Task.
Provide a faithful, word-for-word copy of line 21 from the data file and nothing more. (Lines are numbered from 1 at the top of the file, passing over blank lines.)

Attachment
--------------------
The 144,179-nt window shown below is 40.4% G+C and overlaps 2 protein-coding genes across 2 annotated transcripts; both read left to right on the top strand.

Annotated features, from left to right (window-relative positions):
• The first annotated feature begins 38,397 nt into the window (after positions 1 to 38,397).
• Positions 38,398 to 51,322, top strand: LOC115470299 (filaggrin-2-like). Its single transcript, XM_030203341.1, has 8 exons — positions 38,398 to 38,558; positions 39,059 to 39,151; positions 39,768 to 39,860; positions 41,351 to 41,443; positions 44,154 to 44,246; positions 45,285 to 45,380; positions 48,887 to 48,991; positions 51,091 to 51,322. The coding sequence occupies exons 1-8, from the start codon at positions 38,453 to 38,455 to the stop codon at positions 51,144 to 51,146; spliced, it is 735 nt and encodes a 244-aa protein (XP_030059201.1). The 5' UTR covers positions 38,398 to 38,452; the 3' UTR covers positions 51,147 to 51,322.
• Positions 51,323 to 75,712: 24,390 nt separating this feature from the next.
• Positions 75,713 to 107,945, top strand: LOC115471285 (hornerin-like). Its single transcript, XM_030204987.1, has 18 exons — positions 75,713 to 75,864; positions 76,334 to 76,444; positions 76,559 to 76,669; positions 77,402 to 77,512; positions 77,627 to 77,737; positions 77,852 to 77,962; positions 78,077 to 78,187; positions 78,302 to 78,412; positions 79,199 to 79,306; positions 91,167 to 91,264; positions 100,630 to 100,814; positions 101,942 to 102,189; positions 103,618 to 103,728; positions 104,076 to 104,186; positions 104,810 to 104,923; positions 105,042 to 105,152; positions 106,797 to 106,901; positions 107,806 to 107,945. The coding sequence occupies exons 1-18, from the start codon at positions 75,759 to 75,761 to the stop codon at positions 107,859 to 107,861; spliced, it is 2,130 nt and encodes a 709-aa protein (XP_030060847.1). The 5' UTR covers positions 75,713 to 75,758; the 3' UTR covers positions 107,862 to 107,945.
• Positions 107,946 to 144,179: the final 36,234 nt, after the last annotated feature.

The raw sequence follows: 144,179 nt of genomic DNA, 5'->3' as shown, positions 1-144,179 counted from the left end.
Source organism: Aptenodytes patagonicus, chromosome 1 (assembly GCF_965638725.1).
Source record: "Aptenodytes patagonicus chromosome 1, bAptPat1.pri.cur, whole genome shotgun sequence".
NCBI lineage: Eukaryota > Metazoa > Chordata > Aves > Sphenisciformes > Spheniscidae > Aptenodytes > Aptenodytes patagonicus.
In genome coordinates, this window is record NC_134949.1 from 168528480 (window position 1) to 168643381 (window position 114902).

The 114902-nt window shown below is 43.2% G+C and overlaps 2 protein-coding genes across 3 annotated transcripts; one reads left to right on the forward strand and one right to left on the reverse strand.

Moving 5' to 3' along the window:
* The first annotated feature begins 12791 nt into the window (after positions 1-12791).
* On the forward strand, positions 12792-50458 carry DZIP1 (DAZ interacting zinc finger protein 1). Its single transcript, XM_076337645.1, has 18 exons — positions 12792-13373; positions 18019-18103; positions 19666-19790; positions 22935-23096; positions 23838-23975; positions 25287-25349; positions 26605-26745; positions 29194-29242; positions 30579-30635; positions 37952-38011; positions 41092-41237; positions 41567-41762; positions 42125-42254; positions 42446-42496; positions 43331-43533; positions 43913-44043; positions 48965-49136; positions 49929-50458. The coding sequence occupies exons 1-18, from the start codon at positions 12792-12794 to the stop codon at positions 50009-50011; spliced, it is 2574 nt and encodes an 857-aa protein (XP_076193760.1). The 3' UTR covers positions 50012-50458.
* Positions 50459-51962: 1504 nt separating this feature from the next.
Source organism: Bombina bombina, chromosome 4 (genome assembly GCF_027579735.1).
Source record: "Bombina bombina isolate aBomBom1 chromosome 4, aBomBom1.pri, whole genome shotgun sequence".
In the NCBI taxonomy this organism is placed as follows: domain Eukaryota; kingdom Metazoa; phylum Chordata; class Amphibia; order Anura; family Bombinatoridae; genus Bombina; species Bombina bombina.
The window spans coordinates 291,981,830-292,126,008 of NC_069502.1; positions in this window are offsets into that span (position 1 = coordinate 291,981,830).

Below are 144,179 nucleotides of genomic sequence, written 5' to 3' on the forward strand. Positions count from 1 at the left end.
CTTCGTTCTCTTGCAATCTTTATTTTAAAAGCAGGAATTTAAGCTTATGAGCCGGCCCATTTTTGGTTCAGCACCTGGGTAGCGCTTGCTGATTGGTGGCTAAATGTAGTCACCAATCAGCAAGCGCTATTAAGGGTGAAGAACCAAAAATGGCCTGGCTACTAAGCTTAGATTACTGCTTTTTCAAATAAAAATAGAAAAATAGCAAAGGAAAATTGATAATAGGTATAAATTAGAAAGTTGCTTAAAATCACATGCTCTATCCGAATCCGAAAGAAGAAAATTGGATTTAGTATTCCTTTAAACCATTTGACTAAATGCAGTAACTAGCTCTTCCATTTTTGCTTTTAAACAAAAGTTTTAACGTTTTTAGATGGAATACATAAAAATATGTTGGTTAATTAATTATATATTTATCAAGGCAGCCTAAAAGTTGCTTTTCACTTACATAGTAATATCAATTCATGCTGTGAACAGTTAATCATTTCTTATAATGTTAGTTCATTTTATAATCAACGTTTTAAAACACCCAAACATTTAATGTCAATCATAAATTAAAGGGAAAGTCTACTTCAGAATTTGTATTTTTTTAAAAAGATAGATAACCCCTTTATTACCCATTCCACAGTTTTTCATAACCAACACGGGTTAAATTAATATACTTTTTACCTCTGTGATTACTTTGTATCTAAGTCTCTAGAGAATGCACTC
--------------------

The window spans coordinates 291,981,830-292,126,008 of NC_069502.1; positions in this window are offsets into that span (position 1 = coordinate 291,981,830).